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trevtheturner

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I have recently inherited a considerable quantity of old hand tools. These include some three or four dozen moulding planes together with a number of wooden jack planes, a try plane, smoothing (coffin) planes, rebate and rabbet planes. Some, I believe, are up to 100 years old - I have a mallet which, when the handle is removed, shows 'new handle fitted 1923'

I want to keep them in good condition - any advice will be most welcome.

Can you help me, Jester?

Trevtheturner.
 

Argus

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Firstly congratulations. I hope you have a good stock of old kit to bring out of retirement.

Well, the first thing to do is to be realistic and assess what you have and make 2 piles. Good usable kit on one side and the rest which is fit for the pub wall. If you want to restore a quantity of good tools you will probably have a fair bit of work. I regularly buy and restore old tools purely for use and they are excellent if you get good ones, but for every good tool there are a dozen that are worn out or broken. The simple fact is that older tools are frequently better quality that their modern equivalents.

1. Dismantle all the planes and look at the irons (label and number them all up, including the wedges, so that they go back together in the tools they came from). A smart whack with a mallet on the back of the body will loosen most irons. On moulding planes you must drive the iron FORWARD through the mouth. Check for rust. Surface rust will come off, deep pitting is more serious. You need an area of good clear steel on the backs of the blades behind the cutting edge. Pitting on the front of the blade is not a problem if it is not too bad.
2. Look at the wooden parts
• Are the soles flat? Or flat enough to plane down.
• How wide is the throat? Does it need a new mouth?
• Any cracks or shakes etc?
• Is the moulding plane sole contour straight? If it is bent or curved along the length the plane is useless.
• Check if the boxing on the sole is loose in the moulding planes – if it is carefully take it out as you can re glue it. The boxing sections are usually cut across the grain and are delicate, so take care.

The final thing I find useful for all old wooden planes is, after you have cleaned the body, soak the whole thing in raw linseed oil for a few weeks (yes weeks!). The body will, in all probability, have dried out over the years. Keep the whole thing warm if you can and the oil will be absorbed and will nourish the wood and add extra weight. Most wooden plane bodies were quarter sawn beech cut at a slight angle to the grain so the contact surface of the base presented to the work is often end grain and the absorbed oil will continue to lubricate in use. You will, in all probability, have to flat the base after all this, so it is important that when you do you plane from the BACK of the base forward to avoid tear-out.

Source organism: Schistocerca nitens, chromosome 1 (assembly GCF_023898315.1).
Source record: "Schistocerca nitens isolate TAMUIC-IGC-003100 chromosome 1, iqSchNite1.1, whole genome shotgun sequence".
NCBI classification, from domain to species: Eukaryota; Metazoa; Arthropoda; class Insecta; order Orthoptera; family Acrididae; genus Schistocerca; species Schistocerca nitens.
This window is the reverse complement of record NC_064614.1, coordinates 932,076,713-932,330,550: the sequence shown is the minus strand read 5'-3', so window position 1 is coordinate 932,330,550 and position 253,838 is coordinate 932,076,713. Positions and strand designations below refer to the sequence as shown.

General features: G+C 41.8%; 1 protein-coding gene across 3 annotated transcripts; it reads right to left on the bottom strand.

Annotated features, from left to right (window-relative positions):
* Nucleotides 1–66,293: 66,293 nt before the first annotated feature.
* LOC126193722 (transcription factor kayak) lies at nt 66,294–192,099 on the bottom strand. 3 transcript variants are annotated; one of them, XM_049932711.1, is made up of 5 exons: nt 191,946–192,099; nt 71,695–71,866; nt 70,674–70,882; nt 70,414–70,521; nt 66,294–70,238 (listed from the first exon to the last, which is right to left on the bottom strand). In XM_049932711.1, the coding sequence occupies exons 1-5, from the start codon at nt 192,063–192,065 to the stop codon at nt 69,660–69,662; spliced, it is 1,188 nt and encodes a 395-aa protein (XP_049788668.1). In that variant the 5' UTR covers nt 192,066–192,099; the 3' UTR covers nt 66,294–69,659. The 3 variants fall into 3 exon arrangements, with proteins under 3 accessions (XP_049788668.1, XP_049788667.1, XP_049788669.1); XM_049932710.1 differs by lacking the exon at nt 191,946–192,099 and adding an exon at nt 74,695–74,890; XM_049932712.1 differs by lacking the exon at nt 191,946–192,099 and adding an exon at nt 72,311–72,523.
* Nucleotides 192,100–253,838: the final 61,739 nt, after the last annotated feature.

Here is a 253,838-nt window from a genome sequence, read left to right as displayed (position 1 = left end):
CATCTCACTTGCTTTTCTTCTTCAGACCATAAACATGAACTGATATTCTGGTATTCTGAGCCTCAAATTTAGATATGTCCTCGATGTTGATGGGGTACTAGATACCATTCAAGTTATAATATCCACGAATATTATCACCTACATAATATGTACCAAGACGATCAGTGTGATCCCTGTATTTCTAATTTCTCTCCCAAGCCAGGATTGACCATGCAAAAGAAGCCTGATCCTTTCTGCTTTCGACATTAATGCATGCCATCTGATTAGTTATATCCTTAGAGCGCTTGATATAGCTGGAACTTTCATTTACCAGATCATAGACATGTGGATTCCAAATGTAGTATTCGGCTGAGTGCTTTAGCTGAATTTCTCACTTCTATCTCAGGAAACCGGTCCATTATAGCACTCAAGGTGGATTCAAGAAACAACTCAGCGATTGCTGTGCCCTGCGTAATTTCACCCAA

Please read the best book on the subject which will guide you through all you need to get started or mail me direct if you want any advice:

“Restoring and Using Classic Woodworking Tools”, by Michael Dunbar, Sterling Publishing, New York, 1989 ISBN 0-8069-6670-x. I think it is still in print.


Good luck
 
A

Anonymous

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Argus":3cym3y1u said:
The final thing I find useful for all old wooden planes is, after you have cleaned the body, soak the whole thing in raw linseed oil for a few weeks (yes weeks!).
Or then again, maybe not:
http://nika.frontier.iarc.uaf.edu:8080/ ... =1#message

Your best bet is to devote a few hours to the archives as above and search for "cleaning", "soaking" & c. There are lots of conflicting opinions on the "right" way, but generally you will find a consensus of what to do. "Restoring, Tuning & Using Classic Woodworking Tools" is very helpful, but be aware that the knowledge of old tools and how to look after them has evolved since it was written. If you have specific queries or problems, and you don't want to join the Old Tool List, then try the hand tool forum on Wood Central.
 

trevtheturner

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Hi Argus & Guest,

Most grateful to you both for answering my query and for the very useful information and advice you have given.

Most of the tools belonged to my late father-in-law who used them with much care and great skill over many years. Many are in good condition but obviously some, from your advice, will benefit from some restoration - so I shall have to stoke up the workshop stove and get on with them.

I hope to use them, going on from woodturning, in the future for furniture making. If I can develop half the skills that my father-in-law had I shall be happy.

Thanks again. Trev.
 
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